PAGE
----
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Every Halloween someone somewhere gets hurt.
Either they get tainted treats, come up with a costume malfunction, encounter traffic unsafely or the like.
We, as a community, don’t want that here, and, to that end, we once again write about safety.
A safe Halloween comes about because effort is made for it to be that way.
We look out for each other and especially for the kids of all ages who are enthused with Halloween.
That said, we begin with costumes. They shouldn’t be an impediment to the wearer. Nothing about a costume should interfere with vision or create a tripping hazard. They should be reflective by design, if only with a last-minute addition of tape that reflects. Flashlights are handy accessories, given that trick-or-treating happens mostly during the dark and sometimes rainy nights.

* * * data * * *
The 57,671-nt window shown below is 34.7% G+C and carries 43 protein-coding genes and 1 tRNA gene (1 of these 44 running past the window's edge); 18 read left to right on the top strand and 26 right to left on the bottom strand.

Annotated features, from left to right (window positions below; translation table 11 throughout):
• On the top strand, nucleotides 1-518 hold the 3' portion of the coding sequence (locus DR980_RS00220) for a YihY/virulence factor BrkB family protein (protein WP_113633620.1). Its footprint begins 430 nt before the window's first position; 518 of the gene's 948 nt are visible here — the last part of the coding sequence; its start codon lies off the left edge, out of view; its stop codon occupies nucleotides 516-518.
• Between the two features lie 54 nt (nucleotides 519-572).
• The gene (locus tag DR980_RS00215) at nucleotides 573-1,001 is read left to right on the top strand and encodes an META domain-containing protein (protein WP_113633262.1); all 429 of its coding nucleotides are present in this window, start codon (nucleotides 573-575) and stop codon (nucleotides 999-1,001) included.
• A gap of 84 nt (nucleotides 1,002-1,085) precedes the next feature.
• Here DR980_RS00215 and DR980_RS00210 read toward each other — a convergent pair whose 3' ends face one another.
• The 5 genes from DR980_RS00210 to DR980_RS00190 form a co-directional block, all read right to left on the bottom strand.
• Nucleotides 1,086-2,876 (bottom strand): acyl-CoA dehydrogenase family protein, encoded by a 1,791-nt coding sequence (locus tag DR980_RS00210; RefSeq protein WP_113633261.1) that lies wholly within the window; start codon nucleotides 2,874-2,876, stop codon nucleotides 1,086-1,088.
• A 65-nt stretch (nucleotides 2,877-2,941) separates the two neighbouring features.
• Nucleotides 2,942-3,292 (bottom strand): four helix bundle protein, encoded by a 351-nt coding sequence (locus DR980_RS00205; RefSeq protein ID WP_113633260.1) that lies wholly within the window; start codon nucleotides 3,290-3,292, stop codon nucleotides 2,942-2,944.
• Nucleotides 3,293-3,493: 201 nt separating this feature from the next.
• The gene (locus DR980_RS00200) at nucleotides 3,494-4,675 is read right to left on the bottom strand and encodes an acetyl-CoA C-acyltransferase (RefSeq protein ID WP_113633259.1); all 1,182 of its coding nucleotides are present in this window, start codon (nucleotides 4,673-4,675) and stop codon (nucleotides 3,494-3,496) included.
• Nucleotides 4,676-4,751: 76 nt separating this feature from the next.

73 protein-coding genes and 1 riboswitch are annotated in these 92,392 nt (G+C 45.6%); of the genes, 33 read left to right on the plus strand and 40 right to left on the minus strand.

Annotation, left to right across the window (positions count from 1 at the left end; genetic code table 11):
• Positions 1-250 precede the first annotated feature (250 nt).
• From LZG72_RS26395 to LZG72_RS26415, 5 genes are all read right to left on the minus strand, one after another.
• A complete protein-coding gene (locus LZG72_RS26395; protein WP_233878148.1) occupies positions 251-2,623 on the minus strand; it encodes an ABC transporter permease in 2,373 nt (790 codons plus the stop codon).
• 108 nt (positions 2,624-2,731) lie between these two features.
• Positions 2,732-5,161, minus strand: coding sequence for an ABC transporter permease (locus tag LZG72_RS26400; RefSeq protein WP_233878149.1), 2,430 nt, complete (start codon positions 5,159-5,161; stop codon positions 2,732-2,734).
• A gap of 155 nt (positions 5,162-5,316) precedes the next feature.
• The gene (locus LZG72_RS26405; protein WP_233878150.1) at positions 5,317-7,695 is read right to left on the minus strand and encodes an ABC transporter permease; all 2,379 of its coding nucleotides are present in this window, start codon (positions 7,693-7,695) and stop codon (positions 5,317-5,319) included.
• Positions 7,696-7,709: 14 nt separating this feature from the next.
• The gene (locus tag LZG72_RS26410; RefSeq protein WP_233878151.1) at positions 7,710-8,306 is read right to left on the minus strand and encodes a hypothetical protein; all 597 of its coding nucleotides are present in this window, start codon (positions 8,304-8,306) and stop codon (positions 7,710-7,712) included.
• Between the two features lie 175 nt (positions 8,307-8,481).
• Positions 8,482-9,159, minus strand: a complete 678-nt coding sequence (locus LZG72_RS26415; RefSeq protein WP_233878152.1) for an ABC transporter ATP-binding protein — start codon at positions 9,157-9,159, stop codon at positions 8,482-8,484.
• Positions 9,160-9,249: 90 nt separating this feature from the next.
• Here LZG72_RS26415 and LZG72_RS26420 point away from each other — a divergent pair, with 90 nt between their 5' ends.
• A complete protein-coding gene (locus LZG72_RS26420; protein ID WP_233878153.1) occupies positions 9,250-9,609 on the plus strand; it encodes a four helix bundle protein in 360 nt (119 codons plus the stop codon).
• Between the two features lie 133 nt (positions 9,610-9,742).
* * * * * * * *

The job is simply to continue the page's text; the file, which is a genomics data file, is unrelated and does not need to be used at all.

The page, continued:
All bags of treats should be examined before eating begins. Only candy that appears fresh, wrapped, commercial and untampered with should be eaten. Any suspicious-looking treats should be tossed. There’s usually enough in a bag to play it safe when it comes to discerning what’s OK and what isn’t.
Specific neighborhoods in Ketchikan, which often go all out with decorations, draw most of the trick-or-treaters. But it doesn’t mean that costumed ghosts, witches, pirates and other characters might not show up in any other place.
That means they’re walking along the streets, hopefully on sidewalks. When they cross, they need to be reminded to do so carefully.
And drivers need to be watching out for them. Halloween calls for extra care and caution all the way around.
Tuesday is Halloween; it’ll be fun, but let’s make sure it’s also safe.